BCG Attorney Search, a recognized legal search firm in the United States, launches a Diversity Recruiting Practice with Evan Anderson as its leader. Harrison Barnes, the CEO of BCG Attorney Search, applauds Mr. Anderson’s new charge: “The Diversity Recruiting Practice will concentrate on the employment placement of applicants from underrepresented backgrounds, including gender, ethnic, and LBGT. Mr. Anderson will represent BCG in this new practice. As the firm’s West Coast Managing Director based in San Francisco, CA, he has already committed to working with diverse talent and connecting candidates with employers who are dedicated to recognizing diversity awareness.”
Anderson sat down for an interview with JD Journal to explain more about BCG Attorney Search’s objectives in its new Diversity Recruiting Practice, and how he will persuade employers to hire diverse attorneys:
Q: How important is it to hire diverse talent these days?
Anderson: Hiring diverse talent is a must these days if law firms want to remain competitive. Corporate clients drive the focus on hiring diverse attorneys. For those clients who have international business and a diverse workforce, an attorney who can speak multiple languages or comes from a background similar to the workers of the client’s staff is in a better position to resolve the client’s issues. A diverse attorney can bring to a law firm different kinds of business opportunities and strategies.
Q: Is there still a lot of work to be done for law firms to create a diverse workforce?
Anderson: Law firms realize each attorney brings unique experiences to a firm. Statistics show firms have concentrated on creating a diverse workforce for the past ten years, but there is much work to be completed. In 2010, according to the American Bar Association, 88.1% of lawyers were white and 70% were male. In 2012, the Association for Legal Career Professionals reported about 2% of attorneys being openly lesbian, bisexual, gay, or transgender. Currently, just about half of all American law firms report they employ an LBGT attorney, and 60% of these firms are located in Los Angeles, Washington D.C., New York, and San Francisco.
Q: What is special about BCG Attorney Search’s new Diversity Recruiting Practice?
Anderson: There are smaller recruiting firms who concentrate only on diversity applicants, but BCG Attorney Search is one of the first of the larger national legal recruiting firms to launch a practice specialized in diversity hiring. BCG plans to take a superstar role in placing hundreds of diverse attorney talent from underrepresented backgrounds at firms. This will diversify the legal industry, not just in the United States, but around the world.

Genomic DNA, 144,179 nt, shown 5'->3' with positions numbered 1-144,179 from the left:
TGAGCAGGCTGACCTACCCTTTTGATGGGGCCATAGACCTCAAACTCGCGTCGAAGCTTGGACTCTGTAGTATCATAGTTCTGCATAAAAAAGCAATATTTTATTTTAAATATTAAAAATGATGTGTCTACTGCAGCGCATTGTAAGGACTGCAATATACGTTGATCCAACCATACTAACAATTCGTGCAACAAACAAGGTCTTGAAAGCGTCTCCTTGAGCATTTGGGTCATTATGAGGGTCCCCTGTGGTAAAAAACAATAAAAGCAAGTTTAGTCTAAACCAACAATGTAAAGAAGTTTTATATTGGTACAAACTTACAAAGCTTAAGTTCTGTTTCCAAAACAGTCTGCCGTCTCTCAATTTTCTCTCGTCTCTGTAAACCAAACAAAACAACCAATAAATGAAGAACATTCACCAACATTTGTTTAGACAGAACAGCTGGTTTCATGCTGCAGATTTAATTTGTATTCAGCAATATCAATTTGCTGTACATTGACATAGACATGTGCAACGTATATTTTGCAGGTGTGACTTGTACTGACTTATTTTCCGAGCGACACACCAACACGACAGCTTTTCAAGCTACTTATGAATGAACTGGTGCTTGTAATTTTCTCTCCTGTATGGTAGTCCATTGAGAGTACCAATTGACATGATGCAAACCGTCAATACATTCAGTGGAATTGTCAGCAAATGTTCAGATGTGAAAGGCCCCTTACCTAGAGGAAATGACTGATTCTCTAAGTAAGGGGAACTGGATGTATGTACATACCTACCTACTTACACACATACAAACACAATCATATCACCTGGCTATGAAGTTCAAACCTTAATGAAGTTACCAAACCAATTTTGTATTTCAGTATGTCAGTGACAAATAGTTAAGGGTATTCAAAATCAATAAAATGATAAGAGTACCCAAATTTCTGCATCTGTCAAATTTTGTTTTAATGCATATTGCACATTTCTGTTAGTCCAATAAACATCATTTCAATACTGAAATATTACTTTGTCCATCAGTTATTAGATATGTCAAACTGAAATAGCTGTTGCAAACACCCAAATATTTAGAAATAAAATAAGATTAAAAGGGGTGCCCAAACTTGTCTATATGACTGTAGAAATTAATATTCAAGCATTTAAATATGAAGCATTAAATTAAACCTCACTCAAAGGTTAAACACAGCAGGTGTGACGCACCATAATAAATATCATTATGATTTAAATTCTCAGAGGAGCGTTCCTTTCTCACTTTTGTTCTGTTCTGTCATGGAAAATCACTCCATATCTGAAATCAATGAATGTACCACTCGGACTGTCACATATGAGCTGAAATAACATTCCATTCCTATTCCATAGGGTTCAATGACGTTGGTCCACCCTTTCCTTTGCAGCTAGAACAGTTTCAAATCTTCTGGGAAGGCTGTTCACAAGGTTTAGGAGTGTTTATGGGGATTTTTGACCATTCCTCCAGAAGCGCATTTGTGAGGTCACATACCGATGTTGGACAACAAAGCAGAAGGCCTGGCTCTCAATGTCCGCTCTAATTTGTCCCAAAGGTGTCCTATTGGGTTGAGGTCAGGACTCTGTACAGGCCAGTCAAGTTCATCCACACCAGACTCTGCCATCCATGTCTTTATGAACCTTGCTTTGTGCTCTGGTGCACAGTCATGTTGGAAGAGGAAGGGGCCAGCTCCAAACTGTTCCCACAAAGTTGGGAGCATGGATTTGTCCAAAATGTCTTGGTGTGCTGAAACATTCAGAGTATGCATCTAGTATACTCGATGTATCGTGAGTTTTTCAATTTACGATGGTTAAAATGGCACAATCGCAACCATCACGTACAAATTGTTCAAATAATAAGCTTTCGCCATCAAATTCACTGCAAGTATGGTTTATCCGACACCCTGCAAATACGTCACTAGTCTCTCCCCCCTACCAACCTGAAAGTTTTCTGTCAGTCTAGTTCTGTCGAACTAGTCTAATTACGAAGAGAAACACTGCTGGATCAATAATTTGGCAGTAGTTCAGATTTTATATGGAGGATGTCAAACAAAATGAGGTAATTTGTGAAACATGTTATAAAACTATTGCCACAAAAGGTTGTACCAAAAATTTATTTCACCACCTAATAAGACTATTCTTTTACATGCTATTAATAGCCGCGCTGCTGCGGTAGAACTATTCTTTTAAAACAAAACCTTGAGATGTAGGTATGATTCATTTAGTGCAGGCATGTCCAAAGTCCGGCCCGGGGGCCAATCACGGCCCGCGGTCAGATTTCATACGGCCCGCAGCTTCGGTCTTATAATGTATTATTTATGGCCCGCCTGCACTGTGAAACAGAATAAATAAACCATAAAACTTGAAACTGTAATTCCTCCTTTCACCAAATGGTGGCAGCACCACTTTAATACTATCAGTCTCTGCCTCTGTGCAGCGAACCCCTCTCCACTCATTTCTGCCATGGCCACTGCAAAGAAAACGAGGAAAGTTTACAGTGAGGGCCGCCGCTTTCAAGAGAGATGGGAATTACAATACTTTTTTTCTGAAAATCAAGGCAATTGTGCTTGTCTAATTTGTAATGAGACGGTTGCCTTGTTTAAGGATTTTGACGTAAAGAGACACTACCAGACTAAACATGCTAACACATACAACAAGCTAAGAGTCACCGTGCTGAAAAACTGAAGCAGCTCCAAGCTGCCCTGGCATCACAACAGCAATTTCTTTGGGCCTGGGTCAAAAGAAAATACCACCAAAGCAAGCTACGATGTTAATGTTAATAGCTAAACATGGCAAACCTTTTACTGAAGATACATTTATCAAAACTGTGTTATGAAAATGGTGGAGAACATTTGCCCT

Q: What is your experience in assisting diverse attorneys to secure legal positions?
Anderson: I joined BCG Attorney Search after a career in legal management consulting. As a career advisor at Shannon & Manch, LLP in Washington, DC, I assisted outplaced attorneys in determining which law firms in the California, New York, and Washington D.C. markets best suited their skills, experience, personality, and long-term objectives. I critiqued resumes and cover letters and helped LBGT, women, and ethnically diverse attorneys enhance their interview skills with mock interviews. I continue to develop and present workshops to law firms that concentrate on retaining diverse talent and inclusiveness. Since 2006, I have worked with the Washington National Cathedral on initiatives that strive to improve communications between Muslim countries and Western nations. In 2010, I oversaw the coordination of the first Christian-Muslim Summit in Washington D.C. and attended a two-week summit in Beirut.
Q: What makes you a successful recruiter for diverse talent?
Anderson: I have worked with attorneys since I was seventeen years-old. I was born in Key West, FL and raised in Key West and Tallahassee, FL. My first job in high school was with the Florida Attorney General’s Office in the Antitrust Division. I then I served as a policy advisor to two of Florida’s governors and one cabinet member. I believe I’m particularly adept at relationship building and have been able to help my candidates leverage their personal and professional networks to achieve their career goals. I’m also very skilled with mock interviews. I know how to help my diverse candidates step outside themselves during interviews to convey confidence in their abilities. That confidence translates into job offers when I contemporaneously advocate for them with a tough skin, and work efficiently with employers. As a gay man, I understand well what it’s like when a workplace is not particularly diverse or diversity friendly and how that affects you both daily, and in your overall career development.